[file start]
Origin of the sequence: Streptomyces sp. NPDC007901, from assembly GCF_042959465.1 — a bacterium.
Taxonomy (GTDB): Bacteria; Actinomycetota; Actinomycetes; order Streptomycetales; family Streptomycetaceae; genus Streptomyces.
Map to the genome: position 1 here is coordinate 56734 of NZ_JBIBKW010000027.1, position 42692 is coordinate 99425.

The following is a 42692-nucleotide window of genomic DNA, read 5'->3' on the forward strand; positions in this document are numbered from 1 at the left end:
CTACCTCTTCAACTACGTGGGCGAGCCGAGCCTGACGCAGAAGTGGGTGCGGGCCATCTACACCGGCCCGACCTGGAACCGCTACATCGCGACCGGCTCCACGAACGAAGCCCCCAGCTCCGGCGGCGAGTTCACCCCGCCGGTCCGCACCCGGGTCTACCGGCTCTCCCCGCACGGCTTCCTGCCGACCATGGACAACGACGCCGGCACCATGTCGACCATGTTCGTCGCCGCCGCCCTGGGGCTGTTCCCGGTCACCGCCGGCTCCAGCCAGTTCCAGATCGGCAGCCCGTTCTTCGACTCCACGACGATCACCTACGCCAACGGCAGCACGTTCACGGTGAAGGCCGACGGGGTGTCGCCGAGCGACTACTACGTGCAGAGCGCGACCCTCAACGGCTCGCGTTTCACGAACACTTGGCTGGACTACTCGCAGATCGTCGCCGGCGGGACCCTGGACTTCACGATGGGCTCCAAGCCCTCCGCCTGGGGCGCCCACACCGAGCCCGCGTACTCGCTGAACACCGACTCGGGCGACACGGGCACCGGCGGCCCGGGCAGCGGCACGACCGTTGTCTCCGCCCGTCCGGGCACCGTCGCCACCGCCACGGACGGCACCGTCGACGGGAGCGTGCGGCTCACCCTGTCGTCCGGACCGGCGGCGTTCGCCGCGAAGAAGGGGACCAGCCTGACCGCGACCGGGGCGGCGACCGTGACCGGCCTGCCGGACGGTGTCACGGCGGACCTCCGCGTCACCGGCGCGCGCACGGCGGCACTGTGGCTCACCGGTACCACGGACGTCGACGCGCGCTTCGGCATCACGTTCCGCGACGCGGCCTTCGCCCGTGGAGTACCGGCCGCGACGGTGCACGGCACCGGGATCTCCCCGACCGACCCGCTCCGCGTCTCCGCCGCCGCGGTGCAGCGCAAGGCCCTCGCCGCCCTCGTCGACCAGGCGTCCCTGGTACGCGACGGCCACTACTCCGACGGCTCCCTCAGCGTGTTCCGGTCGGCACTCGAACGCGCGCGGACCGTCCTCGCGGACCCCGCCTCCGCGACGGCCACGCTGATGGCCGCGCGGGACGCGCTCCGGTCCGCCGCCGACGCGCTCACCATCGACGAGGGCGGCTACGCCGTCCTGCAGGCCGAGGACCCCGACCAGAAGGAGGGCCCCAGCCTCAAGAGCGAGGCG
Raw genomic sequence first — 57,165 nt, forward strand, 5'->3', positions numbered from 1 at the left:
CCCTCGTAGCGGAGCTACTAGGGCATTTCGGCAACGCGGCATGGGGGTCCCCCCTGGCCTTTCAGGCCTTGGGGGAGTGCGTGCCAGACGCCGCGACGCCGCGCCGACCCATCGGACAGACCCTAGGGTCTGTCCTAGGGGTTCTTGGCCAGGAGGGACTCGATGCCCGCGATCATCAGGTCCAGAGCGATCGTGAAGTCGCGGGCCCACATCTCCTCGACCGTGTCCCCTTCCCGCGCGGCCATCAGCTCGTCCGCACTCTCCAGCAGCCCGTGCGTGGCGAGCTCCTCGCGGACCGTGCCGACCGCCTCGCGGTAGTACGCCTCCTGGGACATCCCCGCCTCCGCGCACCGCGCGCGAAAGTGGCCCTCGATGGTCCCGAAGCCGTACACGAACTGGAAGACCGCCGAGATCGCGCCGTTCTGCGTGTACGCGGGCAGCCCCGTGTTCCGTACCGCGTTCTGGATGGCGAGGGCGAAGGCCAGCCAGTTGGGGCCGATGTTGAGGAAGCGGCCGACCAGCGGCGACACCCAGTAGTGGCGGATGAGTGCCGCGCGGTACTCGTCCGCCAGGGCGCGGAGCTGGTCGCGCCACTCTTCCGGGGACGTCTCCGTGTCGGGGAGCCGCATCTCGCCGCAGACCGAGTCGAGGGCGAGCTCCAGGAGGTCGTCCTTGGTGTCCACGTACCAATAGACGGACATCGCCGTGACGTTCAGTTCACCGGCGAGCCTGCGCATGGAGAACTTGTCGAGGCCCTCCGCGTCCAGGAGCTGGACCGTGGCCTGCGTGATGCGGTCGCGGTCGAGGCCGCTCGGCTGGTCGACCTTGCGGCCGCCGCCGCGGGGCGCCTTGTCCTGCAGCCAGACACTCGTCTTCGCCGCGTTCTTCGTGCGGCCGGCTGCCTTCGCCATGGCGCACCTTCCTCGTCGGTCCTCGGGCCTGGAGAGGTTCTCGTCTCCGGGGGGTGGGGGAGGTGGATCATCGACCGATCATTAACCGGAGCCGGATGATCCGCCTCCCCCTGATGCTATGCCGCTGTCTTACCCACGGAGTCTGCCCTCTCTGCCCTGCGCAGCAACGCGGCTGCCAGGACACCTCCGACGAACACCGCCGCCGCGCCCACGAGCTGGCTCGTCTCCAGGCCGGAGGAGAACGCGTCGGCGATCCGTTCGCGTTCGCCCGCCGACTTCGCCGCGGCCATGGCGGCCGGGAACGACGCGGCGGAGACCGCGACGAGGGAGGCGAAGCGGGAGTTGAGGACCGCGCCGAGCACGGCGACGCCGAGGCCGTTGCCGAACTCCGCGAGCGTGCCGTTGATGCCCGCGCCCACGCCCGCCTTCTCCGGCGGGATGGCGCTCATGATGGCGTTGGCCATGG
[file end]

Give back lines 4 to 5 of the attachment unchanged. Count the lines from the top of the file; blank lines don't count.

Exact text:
The following is a 42692-nucleotide window of genomic DNA, read 5'->3' on the forward strand; positions in this document are numbered from 1 at the left end:
CTACCTCTTCAACTACGTGGGCGAGCCGAGCCTGACGCAGAAGTGGGTGCGGGCCATCTACACCGGCCCGACCTGGAACCGCTACATCGCGACCGGCTCCACGAACGAAGCCCCCAGCTCCGGCGGCGAGTTCACCCCGCCGGTCCGCACCCGGGTCTACCGGCTCTCCCCGCACGGCTTCCTGCCGACCATGGACAACGACGCCGGCACCATGTCGACCATGTTCGTCGCCGCCGCCCTGGGGCTGTTCCCGGTCACCGCCGGCTCCAGCCAGTTCCAGATCGGCAGCCCGTTCTTCGACTCCACGACGATCACCTACGCCAACGGCAGCACGTTCACGGTGAAGGCCGACGGGGTGTCGCCGAGCGACTACTACGTGCAGAGCGCGACCCTCAACGGCTCGCGTTTCACGAACACTTGGCTGGACTACTCGCAGATCGTCGCCGGCGGGACCCTGGACTTCACGATGGGCTCCAAGCCCTCCGCCTGGGGCGCCCACACCGAGCCCGCGTACTCGCTGAACACCGACTCGGGCGACACGGGCACCGGCGGCCCGGGCAGCGGCACGACCGTTGTCTCCGCCCGTCCGGGCACCGTCGCCACCGCCACGGACGGCACCGTCGACGGGAGCGTGCGGCTCACCCTGTCGTCCGGACCGGCGGCGTTCGCCGCGAAGAAGGGGACCAGCCTGACCGCGACCGGGGCGGCGACCGTGACCGGCCTGCCGGACGGTGTCACGGCGGACCTCCGCGTCACCGGCGCGCGCACGGCGGCACTGTGGCTCACCGGTACCACGGACGTCGACGCGCGCTTCGGCATCACGTTCCGCGACGCGGCCTTCGCCCGTGGAGTACCGGCCGCGACGGTGCACGGCACCGGGATCTCCCCGACCGACCCGCTCCGCGTCTCCGCCGCCGCGGTGCAGCGCAAGGCCCTCGCCGCCCTCGTCGACCAGGCGTCCCTGGTACGCGACGGCCACTACTCCGACGGCTCCCTCAGCGTGTTCCGGTCGGCACTCGAACGCGCGCGGACCGTCCTCGCGGACCCCGCCTCCGCGACGGCCACGCTGATGGCCGCGCGGGACGCGCTCCGGTCCGCCGCCGACGCGCTCACCATCGACGAGGGCGGCTACGCCGTCCTGCAGGCCGAGGACCCCGACCAGAAGGAGGGCCCCAGCCTCAAGAGCGAGGCG